Monday — never an easy time for the outdoors enthusiast. After a weekend of adventure, returning to the humdrum work-a-day world can make one melancholy. To help ease the transition, every Monday we feature a 90 Second Escape — essentially, a 90-second video or slide show of a place you’d probably rather be: a trail, a park, a greenway, a lake … anywhere as long as it’s not under a fluorescent bulb.
We have a swamp theme at the coast and (near) Piedmont this week: paddle one (and perhaps see a ‘gator) at the Alligator River National Wildlife Refuge near Manteo, or run through one on the Wilson Swamp Stomp. Meanwhile, Saturday is National Get Outdoors Day, and while its website lists only four locations in North Carolina with events scheduled (see below), truth be told there are several North Carolina State Parks holding NGOD events. We tell you about the one at Chimney Rock State Park; you can learn about the others here.
Saturday is National Trails Day, a time when we pay homage to the more than 200,000 miles of recreational pathways across the land that deliver us from the challenges of day-to-day life. Be it a foot path, a bike path, a canoe trail or a horse trail, events nationwide will give us a chance to either celebrate our trails by using them, or honor them by sprucing ’em up.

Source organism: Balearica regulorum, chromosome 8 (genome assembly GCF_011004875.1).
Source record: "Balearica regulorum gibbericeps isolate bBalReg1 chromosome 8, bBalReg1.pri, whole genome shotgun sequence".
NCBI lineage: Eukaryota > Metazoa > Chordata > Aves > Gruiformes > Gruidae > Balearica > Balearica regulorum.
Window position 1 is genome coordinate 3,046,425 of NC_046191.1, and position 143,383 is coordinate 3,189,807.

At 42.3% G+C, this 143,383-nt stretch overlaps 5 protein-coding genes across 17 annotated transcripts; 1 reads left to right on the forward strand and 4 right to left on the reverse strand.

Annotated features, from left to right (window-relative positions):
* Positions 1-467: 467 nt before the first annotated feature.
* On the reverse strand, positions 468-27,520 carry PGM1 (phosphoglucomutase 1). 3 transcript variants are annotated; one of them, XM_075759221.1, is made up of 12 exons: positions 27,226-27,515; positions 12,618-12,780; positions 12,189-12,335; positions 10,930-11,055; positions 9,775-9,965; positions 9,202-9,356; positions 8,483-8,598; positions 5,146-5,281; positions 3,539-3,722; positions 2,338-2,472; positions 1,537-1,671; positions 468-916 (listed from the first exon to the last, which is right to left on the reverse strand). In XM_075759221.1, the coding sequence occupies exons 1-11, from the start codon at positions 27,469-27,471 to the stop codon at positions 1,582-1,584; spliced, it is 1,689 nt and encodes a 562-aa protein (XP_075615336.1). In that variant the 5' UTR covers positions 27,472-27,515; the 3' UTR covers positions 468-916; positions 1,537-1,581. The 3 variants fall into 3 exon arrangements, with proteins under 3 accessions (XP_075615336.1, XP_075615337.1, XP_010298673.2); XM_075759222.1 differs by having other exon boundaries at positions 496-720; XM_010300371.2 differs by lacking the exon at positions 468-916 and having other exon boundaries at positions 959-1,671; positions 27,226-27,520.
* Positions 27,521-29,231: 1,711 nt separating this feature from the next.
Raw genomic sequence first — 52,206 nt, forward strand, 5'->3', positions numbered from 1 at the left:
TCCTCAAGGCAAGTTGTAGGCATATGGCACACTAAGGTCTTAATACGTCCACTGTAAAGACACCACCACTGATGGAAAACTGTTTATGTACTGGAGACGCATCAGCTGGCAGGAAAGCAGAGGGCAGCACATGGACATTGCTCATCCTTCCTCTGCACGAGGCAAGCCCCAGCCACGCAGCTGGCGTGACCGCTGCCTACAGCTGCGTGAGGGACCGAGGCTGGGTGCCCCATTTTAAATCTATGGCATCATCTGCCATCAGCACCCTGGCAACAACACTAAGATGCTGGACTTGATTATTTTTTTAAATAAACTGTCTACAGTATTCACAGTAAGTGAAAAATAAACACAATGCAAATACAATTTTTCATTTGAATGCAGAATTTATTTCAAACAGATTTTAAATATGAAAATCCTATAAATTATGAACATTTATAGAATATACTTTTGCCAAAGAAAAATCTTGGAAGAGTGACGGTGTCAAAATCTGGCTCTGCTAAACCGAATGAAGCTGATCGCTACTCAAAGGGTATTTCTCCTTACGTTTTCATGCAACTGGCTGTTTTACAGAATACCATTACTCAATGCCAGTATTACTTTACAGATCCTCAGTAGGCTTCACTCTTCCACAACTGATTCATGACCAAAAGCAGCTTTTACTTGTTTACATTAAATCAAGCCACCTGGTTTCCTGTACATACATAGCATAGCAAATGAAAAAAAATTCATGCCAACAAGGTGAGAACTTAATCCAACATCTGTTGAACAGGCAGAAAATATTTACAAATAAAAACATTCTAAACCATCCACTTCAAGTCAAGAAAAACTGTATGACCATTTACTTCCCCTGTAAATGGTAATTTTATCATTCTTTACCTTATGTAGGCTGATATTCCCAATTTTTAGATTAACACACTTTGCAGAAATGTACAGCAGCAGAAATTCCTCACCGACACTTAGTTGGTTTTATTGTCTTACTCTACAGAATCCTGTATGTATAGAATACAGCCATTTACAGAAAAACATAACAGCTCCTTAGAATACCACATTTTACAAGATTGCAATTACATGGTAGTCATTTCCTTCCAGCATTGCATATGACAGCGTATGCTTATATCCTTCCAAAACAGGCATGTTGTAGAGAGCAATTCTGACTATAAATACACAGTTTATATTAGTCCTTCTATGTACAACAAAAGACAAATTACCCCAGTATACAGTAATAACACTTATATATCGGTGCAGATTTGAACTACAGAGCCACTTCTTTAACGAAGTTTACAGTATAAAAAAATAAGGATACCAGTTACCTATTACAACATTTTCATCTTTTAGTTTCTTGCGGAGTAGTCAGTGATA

Labor Day weekend marks the unofficial end of summer (technically, summer ends at 10:29 p.m. on Sept. 22). Either way, you don’t want to miss out on a weekend of fun, be it paddling after ‘gators at the coast or exploring the highest land east of South Dakota’s Black Hills.
One of the first paddle trips I took east of I-95 after arriving in North Carolina in the early 1990s was to the Alligator River National Wildlife Refuge. I’d driven past the 154,000-acre lowland several times on my way to the Outer Banks, but for some reason never thought to bring a boat. Then I saw that the refuge was leading weekly paddle trips, so I signed up. As we were paddling the expansive Milltail Creek east toward the Alligator River, someone in the group asked why we weren’t seeing the refuge’s namesake reptile.
The ranger leading the trip told us to raft up and watch the river bank to the south. The bank was dominated by three-foot-high reed grass and what appeared to be fallen logs in the water.
“Watch,” he instructed. We did, and before long we noticed that the logs were blinking.
I tell this story a lot when explaining the allure of exploring Eastern North Carolina. There is so much to see east of I-95, it sometimes just takes a little extra patience and perseverance. I’ve since embraced that approach in telling the adventurous story of Eastern North Carolina, a story that’s yet to be fully appreciated by a larger audience.
We hope to change that in the months and years ahead. One way is by teaming with our friends at Great Outdoor Provision Co. in Greenville to form GetExploring! Greenville.
Our goal is two-fold: